Posted on Apr 24, 2012
Dateline: Central New York.
Local news reports a mother from Central New York is suing her hospital because her abdomen caught fire during the birth of her second child.

Two years ago, Kira Reed, a business professor at Syracuse University, was undergoing a C-section at Crouse Hospital. In the midst of her procedure, she smelled her skin on fire but had no idea what it was. She was told there was a "little fire," but only later found out she had suffered a third degree burn.

The culprit was an electric surgery tool, which ignited Duraprep, an alcohol antiseptic that had collected on Mrs. Reed's hospital gown. She later had to endure a second major surgery. Skin grafts replaced most of the burned skin, and a scar was left across her torso. The scar itched for more than a year and her nursing was affected by pain and pain medication. She regrets that she was unable to properly nurse her baby girl, who is now a healthy two-year-old.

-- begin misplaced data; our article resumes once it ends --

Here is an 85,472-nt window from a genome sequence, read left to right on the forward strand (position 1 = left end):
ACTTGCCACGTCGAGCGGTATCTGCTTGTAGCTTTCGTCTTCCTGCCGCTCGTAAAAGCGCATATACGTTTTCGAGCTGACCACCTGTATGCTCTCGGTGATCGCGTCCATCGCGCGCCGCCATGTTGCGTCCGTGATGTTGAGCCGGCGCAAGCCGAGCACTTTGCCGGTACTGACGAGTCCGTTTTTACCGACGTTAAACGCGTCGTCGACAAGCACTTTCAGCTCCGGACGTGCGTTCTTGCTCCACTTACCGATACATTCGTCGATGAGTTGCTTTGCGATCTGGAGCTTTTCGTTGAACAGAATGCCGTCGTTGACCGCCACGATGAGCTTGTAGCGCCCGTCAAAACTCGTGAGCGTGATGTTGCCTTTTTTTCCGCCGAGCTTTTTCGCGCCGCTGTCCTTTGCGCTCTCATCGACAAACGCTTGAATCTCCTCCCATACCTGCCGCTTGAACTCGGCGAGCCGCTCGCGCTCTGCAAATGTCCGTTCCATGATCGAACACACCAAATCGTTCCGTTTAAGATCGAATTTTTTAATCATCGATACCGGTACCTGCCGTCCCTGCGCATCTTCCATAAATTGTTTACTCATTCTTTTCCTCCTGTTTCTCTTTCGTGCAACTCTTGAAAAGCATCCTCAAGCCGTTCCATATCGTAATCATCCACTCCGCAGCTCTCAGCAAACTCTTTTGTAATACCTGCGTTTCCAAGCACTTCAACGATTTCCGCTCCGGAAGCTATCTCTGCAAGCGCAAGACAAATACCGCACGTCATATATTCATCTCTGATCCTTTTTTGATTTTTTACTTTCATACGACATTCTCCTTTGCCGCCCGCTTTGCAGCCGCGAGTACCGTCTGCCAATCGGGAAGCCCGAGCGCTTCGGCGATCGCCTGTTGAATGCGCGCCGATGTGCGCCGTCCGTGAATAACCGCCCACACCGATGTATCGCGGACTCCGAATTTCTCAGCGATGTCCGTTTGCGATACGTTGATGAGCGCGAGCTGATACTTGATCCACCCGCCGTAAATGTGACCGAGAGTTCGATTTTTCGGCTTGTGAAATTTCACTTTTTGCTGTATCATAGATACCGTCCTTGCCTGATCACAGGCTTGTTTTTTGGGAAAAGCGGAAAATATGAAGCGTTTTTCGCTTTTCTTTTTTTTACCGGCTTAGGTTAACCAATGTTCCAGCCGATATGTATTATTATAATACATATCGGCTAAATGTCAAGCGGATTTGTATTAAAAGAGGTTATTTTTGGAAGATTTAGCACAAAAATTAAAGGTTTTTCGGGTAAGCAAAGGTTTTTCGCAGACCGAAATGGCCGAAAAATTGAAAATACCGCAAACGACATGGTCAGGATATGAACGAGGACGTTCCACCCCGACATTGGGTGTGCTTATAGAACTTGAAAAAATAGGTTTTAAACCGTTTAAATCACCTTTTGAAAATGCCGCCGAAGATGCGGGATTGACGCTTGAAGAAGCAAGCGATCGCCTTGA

The hospital admits the antiseptic was known to be dangerous because of warnings from manufacturers and the FDA. However, hospital officials claim they reacted swiftly to the emergency. They also stopped using Duraprep and they are in the process of creating an educational video, due to be completed by the end of the month.

In this situation, we would argue a legal theory known as "Res Ipsa Loquitur," which literally means 'the thing speaks for itself'. When a patient undergoes surgery and is not in control of the events, the hospital staff has total control of the environment. She was supposed to have a cesarean section to deliver her child, but comes out with third degree burns to her belly.
The Belly injury is not something that should have happened. In that instance, we argue that it's not necessary to bring in a medical expert to show there were departures from good care. We would claim that the injury would not have happened 'but-for' the hospitals' negligence or carelessness. In addition, since the patient had an epidural, she did not cause or contribute to her own injuries.


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Gerry Oginski
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